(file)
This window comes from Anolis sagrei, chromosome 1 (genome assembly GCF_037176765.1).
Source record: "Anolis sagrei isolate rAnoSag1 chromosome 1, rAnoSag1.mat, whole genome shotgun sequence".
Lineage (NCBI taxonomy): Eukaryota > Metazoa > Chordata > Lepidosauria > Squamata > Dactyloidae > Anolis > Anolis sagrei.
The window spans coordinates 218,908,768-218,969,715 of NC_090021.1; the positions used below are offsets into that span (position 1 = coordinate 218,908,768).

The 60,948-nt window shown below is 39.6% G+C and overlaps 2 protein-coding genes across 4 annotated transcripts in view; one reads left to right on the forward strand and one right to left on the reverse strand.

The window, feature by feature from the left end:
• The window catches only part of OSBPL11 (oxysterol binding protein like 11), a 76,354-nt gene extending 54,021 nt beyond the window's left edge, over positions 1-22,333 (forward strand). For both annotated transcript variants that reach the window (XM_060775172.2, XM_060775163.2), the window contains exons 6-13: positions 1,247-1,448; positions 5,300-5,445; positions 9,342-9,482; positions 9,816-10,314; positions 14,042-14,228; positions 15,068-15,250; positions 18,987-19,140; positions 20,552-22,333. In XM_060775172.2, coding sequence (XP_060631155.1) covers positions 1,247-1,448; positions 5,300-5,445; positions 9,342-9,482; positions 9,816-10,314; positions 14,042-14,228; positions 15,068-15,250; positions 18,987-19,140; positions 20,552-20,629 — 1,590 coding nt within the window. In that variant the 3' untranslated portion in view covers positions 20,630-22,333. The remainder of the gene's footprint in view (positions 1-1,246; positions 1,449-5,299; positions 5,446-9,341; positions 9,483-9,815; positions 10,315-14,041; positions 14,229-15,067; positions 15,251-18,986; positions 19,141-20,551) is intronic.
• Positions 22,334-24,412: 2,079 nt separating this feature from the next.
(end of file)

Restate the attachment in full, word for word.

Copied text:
This window comes from Anolis sagrei, chromosome 1 (genome assembly GCF_037176765.1).
Source record: "Anolis sagrei isolate rAnoSag1 chromosome 1, rAnoSag1.mat, whole genome shotgun sequence".
Lineage (NCBI taxonomy): Eukaryota > Metazoa > Chordata > Lepidosauria > Squamata > Dactyloidae > Anolis > Anolis sagrei.
The window spans coordinates 218,908,768-218,969,715 of NC_090021.1; the positions used below are offsets into that span (position 1 = coordinate 218,908,768).

The 60,948-nt window shown below is 39.6% G+C and overlaps 2 protein-coding genes across 4 annotated transcripts in view; one reads left to right on the forward strand and one right to left on the reverse strand.

The window, feature by feature from the left end:
• The window catches only part of OSBPL11 (oxysterol binding protein like 11), a 76,354-nt gene extending 54,021 nt beyond the window's left edge, over positions 1-22,333 (forward strand). For both annotated transcript variants that reach the window (XM_060775172.2, XM_060775163.2), the window contains exons 6-13: positions 1,247-1,448; positions 5,300-5,445; positions 9,342-9,482; positions 9,816-10,314; positions 14,042-14,228; positions 15,068-15,250; positions 18,987-19,140; positions 20,552-22,333. In XM_060775172.2, coding sequence (XP_060631155.1) covers positions 1,247-1,448; positions 5,300-5,445; positions 9,342-9,482; positions 9,816-10,314; positions 14,042-14,228; positions 15,068-15,250; positions 18,987-19,140; positions 20,552-20,629 — 1,590 coding nt within the window. In that variant the 3' untranslated portion in view covers positions 20,630-22,333. The remainder of the gene's footprint in view (positions 1-1,246; positions 1,449-5,299; positions 5,446-9,341; positions 9,483-9,815; positions 10,315-14,041; positions 14,229-15,067; positions 15,251-18,986; positions 19,141-20,551) is intronic.
• Positions 22,334-24,412: 2,079 nt separating this feature from the next.